Controlled language - A subset of a natural language, used mainly to write technical material, which is more structured and easier to understand than uncontrolled language.

Cosmetic testing - Testing the user interface of an application.

CSS - See Cascading Style Sheet.

Cyrillic - The writing script used to represent character in Slavic languages, such as Greek or Russian.

DBCS - See Double-byte character set.

Desktop Publishing (DTP) - Formatting and layout of text and images on a computer prior to output on paper, CD-Rom, or any online format.

Double-byte enablement - Internationalizing a product in a way that it supports the input, processing and display of double-byte characters used in Asian languages.

DTD - See Document Type Definition.

DTP - See Desktop Publishing.

Dynamic web site - As opposed to static web sites, dynamic sites produce web pages dynamically, using a combinations content, style sheets, scripting, and HTML.

Extended characters - All characters in the ASCII range 128 to 255.

Extensible Markup Language (XML) - A metalanguage, i.e. a language for describing other languages, used to create customized markup for specific purposes, XML is a subset of SGML and has been designed specifically for the web.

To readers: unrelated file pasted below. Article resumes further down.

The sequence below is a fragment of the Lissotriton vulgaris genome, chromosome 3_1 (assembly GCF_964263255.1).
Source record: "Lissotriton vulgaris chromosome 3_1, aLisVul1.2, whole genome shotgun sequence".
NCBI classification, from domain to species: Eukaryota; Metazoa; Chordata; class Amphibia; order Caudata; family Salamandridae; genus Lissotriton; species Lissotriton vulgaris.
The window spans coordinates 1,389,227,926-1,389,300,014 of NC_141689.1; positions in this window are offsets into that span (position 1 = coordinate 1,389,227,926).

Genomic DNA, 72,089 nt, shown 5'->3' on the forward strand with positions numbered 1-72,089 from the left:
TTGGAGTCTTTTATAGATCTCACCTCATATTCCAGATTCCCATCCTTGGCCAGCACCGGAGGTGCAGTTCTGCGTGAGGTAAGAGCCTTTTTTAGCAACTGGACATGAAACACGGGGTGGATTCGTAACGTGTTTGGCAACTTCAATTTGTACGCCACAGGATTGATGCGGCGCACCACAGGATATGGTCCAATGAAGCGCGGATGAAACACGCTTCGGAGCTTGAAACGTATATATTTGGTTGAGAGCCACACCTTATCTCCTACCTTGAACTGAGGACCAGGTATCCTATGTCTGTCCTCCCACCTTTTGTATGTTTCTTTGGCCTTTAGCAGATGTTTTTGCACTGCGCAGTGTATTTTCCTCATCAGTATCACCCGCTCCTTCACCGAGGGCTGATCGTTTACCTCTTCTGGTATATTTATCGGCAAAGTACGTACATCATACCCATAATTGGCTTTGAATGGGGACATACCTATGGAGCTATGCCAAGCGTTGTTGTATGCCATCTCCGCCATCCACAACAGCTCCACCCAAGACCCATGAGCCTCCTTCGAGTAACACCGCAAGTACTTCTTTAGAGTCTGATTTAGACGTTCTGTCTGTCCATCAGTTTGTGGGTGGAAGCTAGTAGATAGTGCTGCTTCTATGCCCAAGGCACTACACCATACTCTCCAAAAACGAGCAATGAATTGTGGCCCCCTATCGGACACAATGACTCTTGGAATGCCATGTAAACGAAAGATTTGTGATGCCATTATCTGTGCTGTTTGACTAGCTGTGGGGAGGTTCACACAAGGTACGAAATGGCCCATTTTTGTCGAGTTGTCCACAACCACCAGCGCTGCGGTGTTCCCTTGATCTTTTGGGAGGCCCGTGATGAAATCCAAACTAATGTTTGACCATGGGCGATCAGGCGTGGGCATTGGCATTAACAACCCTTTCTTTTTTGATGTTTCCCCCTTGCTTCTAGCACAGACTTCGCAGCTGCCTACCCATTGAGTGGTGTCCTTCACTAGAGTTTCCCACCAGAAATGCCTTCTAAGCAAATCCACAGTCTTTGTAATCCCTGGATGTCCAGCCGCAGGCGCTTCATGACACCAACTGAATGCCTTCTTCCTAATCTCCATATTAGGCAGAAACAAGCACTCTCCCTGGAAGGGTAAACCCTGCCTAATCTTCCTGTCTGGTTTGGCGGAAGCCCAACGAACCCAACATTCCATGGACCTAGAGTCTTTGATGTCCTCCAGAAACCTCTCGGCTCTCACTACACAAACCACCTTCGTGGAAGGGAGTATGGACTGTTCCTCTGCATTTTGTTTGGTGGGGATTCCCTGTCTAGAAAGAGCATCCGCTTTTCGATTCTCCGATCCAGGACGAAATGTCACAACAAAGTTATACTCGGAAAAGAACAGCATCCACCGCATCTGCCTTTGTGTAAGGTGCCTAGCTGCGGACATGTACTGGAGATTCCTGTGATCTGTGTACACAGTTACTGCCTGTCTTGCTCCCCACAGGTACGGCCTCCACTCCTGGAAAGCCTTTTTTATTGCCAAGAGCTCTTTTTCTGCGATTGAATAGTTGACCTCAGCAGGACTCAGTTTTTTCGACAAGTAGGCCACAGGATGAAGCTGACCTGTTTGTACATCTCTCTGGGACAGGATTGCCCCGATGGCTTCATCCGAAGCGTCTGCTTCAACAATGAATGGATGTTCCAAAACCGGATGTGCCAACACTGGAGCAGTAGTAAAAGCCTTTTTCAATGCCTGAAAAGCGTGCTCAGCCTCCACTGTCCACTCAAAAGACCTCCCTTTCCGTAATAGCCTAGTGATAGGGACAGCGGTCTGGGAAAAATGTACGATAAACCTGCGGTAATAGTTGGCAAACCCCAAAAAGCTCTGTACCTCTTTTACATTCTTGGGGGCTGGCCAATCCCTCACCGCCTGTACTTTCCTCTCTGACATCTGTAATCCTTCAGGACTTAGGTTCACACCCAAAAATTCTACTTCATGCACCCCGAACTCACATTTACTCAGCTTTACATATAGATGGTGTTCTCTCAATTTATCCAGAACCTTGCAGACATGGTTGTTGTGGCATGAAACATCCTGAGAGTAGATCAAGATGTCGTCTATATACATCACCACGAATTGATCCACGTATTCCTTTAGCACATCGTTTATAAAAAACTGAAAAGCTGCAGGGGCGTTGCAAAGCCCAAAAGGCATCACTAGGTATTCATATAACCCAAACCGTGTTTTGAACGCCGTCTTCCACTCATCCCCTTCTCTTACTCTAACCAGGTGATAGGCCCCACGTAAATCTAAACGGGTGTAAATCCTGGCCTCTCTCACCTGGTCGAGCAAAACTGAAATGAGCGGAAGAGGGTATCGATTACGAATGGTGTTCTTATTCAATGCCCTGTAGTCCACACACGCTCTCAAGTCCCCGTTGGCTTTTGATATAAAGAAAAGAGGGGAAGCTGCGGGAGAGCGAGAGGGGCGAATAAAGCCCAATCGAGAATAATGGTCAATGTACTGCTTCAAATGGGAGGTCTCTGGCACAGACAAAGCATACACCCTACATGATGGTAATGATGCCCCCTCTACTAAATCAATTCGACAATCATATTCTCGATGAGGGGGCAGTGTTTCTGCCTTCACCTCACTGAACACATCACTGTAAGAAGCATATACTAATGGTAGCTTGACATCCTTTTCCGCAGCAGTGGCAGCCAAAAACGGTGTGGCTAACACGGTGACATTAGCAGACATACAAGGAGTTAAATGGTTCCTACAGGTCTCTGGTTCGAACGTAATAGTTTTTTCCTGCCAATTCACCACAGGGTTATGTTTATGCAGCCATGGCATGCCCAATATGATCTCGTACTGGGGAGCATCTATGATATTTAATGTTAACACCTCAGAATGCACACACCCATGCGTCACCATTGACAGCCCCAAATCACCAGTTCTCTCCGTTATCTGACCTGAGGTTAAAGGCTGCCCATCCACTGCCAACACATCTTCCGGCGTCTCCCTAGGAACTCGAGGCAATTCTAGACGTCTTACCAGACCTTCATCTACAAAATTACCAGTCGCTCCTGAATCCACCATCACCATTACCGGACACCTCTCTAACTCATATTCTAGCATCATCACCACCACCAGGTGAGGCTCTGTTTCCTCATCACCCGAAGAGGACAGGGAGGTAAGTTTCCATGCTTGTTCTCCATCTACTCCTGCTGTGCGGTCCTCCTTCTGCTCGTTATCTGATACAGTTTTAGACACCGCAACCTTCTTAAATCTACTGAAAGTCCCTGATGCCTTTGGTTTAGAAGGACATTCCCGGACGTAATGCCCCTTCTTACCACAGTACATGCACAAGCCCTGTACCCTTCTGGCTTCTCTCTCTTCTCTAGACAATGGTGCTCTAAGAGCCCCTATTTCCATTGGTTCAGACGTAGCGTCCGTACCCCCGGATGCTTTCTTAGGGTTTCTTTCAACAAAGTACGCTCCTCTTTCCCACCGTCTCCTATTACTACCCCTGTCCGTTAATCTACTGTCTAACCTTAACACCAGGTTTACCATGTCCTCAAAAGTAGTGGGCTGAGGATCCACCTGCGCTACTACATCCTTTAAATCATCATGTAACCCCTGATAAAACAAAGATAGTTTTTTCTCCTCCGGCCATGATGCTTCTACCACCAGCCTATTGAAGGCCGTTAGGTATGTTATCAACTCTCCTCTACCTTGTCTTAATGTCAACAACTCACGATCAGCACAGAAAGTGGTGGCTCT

Extensible Style-sheet Language (XSL) - A language for expressing style-sheets, controlling formatting and other output behavior, which is based on DSSL (SGML) and CSS (HTML).

FIGS - Short for French, Italian, German, Spanish.

Full match - A source text segment which corresponds exactly (100%) with a previously stored sentence in a translation memory tool.

Functional testing - Testing the functionally of a product, i.e. the tasks or commands performed by running a software application.

Fuzzy matching - A method used in translation memory tools identify text segments that do not match previously translated segments 100%. This approach allows translation of similar text to be leveraged. For example, "press OK to continue" is a 75% fuzzy match with "Click OK to continue".

G11n - See Globalization (11 letters between "g" and "n").

Gantt  chart - A bar chart used as a tool for planning and scheduling, in which project activities or tasks are shown graphically as bars drawn on a horizontal time scale.